Monique van Herksen is an international tax practitioner and partner with Ernst & Young in The Netherlands. This “animal story” reflects exclusively her own views, not those of Ernst & Young. She can be reached at:


1 OECD, Report Addressing Base Erosion and Profit Shifting issued February 12, 2013.

2 Id. at p.5


4 OECD, Transfer Pricing and Intangibles: Scope of the OECD Project, January 25, 2011.

5 OECD Report of May 3, 2012.

6 Roy Rohatgi, Basic International Taxation, Second Edition Volume I: Principles, p. 14-15.

7 C. John Taylor, Twilight of the Neanderthals, or are Bilateral Double Taxation Treaty Networks Sustainable ? Melbourne University Law Review Vol. 34, 2010.

8 C.H. Lowell & B. Wells, Tax Base Defence: History and Reality, 20 Intl. Transfer Pricing J. 2 (2013), Journals IBFD (accessed 28 Mar. 2013).

9 Id.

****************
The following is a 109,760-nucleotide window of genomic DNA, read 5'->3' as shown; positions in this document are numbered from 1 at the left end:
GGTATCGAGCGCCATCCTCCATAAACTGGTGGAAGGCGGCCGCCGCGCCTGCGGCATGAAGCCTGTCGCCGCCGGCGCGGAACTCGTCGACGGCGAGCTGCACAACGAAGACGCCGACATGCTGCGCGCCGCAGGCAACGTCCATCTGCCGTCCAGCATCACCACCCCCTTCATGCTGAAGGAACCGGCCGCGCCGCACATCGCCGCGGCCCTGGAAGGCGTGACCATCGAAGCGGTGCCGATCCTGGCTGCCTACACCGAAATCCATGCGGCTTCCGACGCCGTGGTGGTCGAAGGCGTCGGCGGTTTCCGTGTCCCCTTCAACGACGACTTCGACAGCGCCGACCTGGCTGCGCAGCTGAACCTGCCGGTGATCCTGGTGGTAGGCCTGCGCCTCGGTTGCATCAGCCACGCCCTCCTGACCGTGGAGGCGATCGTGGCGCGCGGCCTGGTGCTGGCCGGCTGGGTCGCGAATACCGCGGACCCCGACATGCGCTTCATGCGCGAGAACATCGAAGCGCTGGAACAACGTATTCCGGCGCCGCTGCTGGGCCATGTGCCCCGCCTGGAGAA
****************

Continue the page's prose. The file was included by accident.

10 Justine Doody, Building a new power balance BRIC by BRIC, OECD Insights Blog, July 19, 2012.

11 One can easily predict that the developments of 3D printing may create another challenge as to where value is created and resulting income should be taxed.


13 Vodafone International Holdings B.V. v. Union of India & Anr., Civil Appeal No. 733 of 2012,

14 For example, the BRICs are reported to examine the possibility of setting up a new development bank for themselves and other developing countries according to declarations made after the BRICs summit in New Delhi in 2012. Co-operation among fiscal and financial authorities is a target result as well. See

15 See also: Richard M. Bird, Why Tax Corporations? Working paper 96-2 prepared for the technical committee on business taxation December 1996.

16 OECD, Report Addressing Base Erosion and Profit Shifting issued February 12, 2013 at p. 13.